Although the individual beams in Figs. 1(a) and 3(a) look well-separated, this separation needs to be properly quantified, because making judgments solely based on the color scaling in such figures can sometimes be misleading. In order to verify the separation of the beams, we slice the beam intensity profile of Fig. 1(a) along the x-axis at the center (y=0), and plot the cross section of the beam intensities in Fig. 3(b). In fact, in Fig. 3(b), we plot the results of 20 different random simulations on top of each other to show the extent of the possible variations due to randomness. Figure 3(b) clearly shows that the exponentially decaying tails of the localized beams remain separated to better than 40 dB in intensity, which is beyond the dynamic range of the common CCD cameras. As we showed in Ref. , the localization radius of the beam in the p-ALOF used in the present work is about 8 μm (based on numerical simulations) with the standard deviation of about 3 μm (at 405 nm wavelength); therefore, the beams are separated by 18 standard deviations, which is consistent with an intensity overlap of 40 dB, considering the fluctuations around the average intensity.
In order to see the beam clean-up due to the averaging process, we take the 20 different random simulations of Fig. 3(b) and show their average in Fig. 3(c) (instead of plotting them on top of each other as we did in Fig. 3(b)). The averaged beam looks substantially cleaner with fewer fluctuations, as expected. We would like to emphasize that in real device realizations, one cannot likely rely on the ensemble averaging; the self-averaging must be strong enough to ensure that the localization and the beam separation can be observed in every element of the ensemble to the desired level. As shown here, statistical simulations are required to capture the degree of fluctuations in order to determine the minimum beam-to-beam separation given the device tolerance for the beam overlap. We note that the short wavelength of 405 nm used here helps in reducing the fluctuations due to strong self-averaging, as already discussed in Ref. .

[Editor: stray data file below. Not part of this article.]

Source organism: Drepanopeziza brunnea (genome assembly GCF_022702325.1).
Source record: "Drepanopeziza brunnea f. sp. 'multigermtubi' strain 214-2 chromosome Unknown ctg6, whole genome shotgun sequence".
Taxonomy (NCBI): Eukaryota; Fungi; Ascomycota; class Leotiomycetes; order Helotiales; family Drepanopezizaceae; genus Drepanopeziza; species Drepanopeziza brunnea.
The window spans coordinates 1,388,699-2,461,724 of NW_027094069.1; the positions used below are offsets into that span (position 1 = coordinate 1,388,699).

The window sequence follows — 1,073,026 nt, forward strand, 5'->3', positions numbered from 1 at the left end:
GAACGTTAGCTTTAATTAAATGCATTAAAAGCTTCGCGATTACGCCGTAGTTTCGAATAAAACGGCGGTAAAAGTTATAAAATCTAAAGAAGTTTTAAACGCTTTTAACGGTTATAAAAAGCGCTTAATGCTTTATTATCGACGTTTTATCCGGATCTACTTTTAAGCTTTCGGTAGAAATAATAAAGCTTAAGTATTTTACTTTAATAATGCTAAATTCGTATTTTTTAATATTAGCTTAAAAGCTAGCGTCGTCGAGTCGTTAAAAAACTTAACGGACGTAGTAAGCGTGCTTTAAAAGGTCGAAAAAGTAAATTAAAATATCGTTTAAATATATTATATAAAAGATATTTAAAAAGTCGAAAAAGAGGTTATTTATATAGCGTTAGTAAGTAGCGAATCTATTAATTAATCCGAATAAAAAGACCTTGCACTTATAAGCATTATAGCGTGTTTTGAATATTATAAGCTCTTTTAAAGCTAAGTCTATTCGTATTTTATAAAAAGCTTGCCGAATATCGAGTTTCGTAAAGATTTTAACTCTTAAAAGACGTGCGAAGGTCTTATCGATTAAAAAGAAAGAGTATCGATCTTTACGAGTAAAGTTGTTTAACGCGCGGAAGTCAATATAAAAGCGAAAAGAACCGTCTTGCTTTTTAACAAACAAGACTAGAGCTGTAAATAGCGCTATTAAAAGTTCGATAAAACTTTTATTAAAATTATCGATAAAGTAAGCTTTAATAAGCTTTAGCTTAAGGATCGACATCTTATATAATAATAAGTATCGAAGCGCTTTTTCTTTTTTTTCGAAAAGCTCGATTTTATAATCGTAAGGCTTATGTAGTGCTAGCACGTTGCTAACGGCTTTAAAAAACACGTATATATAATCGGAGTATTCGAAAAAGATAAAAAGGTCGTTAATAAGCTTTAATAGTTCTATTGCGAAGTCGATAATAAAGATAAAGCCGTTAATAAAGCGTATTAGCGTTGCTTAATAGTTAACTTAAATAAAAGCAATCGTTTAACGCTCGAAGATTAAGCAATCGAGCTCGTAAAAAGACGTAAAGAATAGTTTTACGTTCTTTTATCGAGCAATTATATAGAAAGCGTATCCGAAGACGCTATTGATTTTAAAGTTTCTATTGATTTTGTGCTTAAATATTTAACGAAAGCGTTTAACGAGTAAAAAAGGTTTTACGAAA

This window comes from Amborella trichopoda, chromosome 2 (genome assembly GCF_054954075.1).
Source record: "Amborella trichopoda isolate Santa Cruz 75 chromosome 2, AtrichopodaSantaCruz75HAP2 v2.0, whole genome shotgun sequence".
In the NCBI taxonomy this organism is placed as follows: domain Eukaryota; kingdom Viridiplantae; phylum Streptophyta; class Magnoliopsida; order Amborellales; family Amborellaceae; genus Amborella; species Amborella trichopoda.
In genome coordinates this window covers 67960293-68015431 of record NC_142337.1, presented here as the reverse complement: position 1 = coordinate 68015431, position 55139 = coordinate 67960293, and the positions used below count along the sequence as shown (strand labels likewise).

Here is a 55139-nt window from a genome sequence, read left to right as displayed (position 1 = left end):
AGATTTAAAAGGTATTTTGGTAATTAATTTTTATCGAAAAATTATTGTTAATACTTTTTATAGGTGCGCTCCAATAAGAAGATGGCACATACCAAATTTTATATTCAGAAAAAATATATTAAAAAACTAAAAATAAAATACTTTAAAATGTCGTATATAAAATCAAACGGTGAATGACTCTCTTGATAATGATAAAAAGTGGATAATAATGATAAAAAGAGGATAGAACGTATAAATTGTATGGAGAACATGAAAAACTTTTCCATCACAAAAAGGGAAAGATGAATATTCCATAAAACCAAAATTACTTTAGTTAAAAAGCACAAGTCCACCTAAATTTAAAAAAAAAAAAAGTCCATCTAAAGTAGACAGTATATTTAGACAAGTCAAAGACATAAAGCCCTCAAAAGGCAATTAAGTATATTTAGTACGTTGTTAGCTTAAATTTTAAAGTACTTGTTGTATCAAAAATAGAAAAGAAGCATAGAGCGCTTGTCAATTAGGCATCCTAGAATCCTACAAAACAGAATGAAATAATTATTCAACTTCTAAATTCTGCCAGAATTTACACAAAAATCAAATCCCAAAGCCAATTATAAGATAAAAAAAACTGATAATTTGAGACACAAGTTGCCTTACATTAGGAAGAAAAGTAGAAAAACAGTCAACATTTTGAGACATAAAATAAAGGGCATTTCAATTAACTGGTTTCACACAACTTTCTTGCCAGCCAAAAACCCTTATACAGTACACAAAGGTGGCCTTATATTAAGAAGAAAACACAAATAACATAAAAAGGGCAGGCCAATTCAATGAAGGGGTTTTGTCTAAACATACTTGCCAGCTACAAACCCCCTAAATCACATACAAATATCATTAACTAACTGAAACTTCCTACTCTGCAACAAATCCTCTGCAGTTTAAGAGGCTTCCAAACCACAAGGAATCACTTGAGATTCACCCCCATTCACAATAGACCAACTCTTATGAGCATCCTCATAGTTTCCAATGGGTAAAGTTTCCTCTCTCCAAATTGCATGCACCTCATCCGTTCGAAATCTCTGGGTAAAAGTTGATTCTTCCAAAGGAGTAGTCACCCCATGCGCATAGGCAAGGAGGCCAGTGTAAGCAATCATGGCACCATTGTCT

3. Impact of macro-bending on the drift of the center of localized beam
As we discussed above, macro-bending can potentially result in a drift in the center of the localized beams in Anderson localized fibers. In order to investigate this drift, we use conformal mapping to model the bending of the optical fiber for our numerical simulations . We assume that the fiber has a refractive profile of n(x, y); when the fiber is bent, it can be conformally mapped to a straight fiber with a modified refractive index profile of n′(x, y) = n(x, y)exp(−x/R). Here, it is assumed that the p-ALOF is bent in the x-transverse direction with a bend radius of R.
We note that according to Ref. , the elasto-optical coefficients should be included in the mapped refractive index profile for accurate modeling of the bend. In this work, we choose not to consider the elasto-optical effect; however, this choice will not impact our conclusions in this work.
The original and modified refractive indexes, n(x, y) and n′(x, y) are compared in Figs. 4(a) and (b) for the bend radius of R = 0.5 mm, for a sample p-ALOF. The side width of each square region shown in Fig. 4 is d = 300 μm. Figure 4(b) shows that the n′(x,y) varies considerably in the x-direction due to the bending effect. While the refractive index structure is locally random, both the overall index and the local effective index differences between the random sites have a non-zero gradient due to the bending effect. Figure 4(c) shows the effective refractive index difference between the low-index and high-index sites (after conformal mapping is included), for different values of bend radius, as a function of the location across the fiber profile.